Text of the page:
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 Post subject: Guardian CiF: The illegal e-Borders disaster
PostPosted: Fri, 18 Dec 2009 18:18:05 +0000 
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The illegal e-Borders disaster

The electronic border control system was flawed from the outset. The IT profession needs to learn to stand up to its paymasters

o Michael Cross
o guardian.co.uk, Friday 18 December 2009 16.00 GMT

One of the finalists in this year's e-Government national awards to be presented next month is a project called e-Borders. It is up for a gong in the category "innovation in strategy at a national level". This involves "delivering innovative strategies which have demonstrated above-average results in improved services, processes and effectiveness within the transformational government agenda".

There is one blot on the scheme's chance of winning. E-Borders, it seems, has been found to be illegal and unworkable – and everyone involved must have seen this coming, despite immigration minister Phil Woolas's public defence of its legality today.

As usual, it started with quite a sensible idea, that of requiring intercontinental air travellers to the UK to be screened before they board their planes, not when they arrive physically in the UK. Troubles began to mount up when ministers announced that the same rules should apply to all international passengers, arriving by all carriers. This made enemies of everyone from City commuters to British homeowners in France to recreational sailors, few of whom are able or willing to give 24 hours notice of international travel.

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PostPosted: Fri, 18 Dec 2009 18:22:03 +0000 
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If e-Borders was just about "screening travellers before they arrive", then the records could have been discarded on the day of travel. Instead, UKBA decided that they would keep the records for 10 years, giving them a long-term record of the movements of tens of millions of people.

I submit that e-Borders was never "quite a sensible idea". Instead it was part of the continuing initiative by government to treat everyone as a suspect who should be placed under permanent surveillance - just like the audit trail in the ID cards database, the move to holding ANPR records centrally, the retention of innocent people's DNA on the DNA database and the IMP plans to log all phone calls, text messages and other electronic communication.

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Andrew Watson


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PostPosted: Fri, 18 Dec 2009 21:23:54 +0000 
And to quote the Joseph Rowntree Reform Trust report 'Database State':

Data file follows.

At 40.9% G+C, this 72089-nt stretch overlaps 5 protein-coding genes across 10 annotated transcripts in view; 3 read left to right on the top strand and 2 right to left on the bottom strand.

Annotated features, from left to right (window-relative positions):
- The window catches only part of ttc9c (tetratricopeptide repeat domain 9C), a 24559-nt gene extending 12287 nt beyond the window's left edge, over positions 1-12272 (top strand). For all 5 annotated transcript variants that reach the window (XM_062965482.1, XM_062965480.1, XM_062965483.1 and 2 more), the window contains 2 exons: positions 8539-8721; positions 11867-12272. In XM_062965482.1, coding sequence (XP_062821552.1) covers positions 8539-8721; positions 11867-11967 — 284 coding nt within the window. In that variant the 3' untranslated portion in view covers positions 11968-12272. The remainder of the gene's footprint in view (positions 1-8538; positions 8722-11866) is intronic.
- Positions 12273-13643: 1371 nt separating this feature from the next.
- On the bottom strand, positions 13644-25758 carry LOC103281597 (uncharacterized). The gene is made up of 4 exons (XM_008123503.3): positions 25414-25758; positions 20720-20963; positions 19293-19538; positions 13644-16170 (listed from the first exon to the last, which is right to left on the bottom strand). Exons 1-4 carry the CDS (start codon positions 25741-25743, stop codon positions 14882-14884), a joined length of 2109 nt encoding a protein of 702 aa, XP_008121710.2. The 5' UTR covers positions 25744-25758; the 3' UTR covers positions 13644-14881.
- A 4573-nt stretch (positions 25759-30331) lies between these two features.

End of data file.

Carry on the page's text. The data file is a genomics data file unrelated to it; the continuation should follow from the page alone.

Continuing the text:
Quote:
UK Border Agency
Under Council Directive 2004/82/EC, air carriers are required to communicate Advanced Passenger Information regarding passengers to EU Member States’ immigration authorities, and it is also passed to the USA by bilateral agreement. In the UK the data is processed by the UK Border Agency, which through its e-Borders Programme is developing a “joined-up modernised intelligence-led border control and security framework” including pre-boarding electronic checks of all persons flying to the UK. A trial project captured information on 10m inbound and outbound passengers. Data were matched against watch lists from immigration, law enforcement and customs, and used to deliver alerts to government agencies.

The European Council is considering extending this requirement to other Passenger Name Record data, to land and sea travel, and to journeys within the EU. Each member state would set up a unit to carry out a risk assessment of passengers using this data, which could also be used for various purposes related to serious and ‘other’ offences.

The UK visas Biometrics Programme operates in 135 countries and covers the three-quarters of the world’s population who need a visa to come to the UK. Over 2m fingerprint sets have been collected so far, with fingerprint matches against previously unsuccessful applicants (held in the
Immigration and Asylum Fingerprint System) rapidly communicated to visa officers at diplomatic missions. Fingerprints recorded for use in biometric visas are also stored in IAFS. Officers use an IT caseworking system called Proviso that sends information back daily to a Central Reference System database, which is accessible to government departments involved in immigration control, law enforcement and national security. These systems appear to mix scaremongering ‘war on terror’ tactics with legitimate immigration control mechanisms, and with little evidence of effectiveness. Some calm reappraisal would not go amiss, and we rate them as Privacy impact: amber.


Amber means:
Quote:
' that a database has significant problems, and may be unlawful. Depending on the circumstances, it may need to be shrunk, or split, or individuals may have to be given a right to opt out. An incoming government should order an independent assessment of each system to identify and prioritise necessary changes. '


So now whose methodology is flawed? The Joseph Rowntree Trust or the UKBA???


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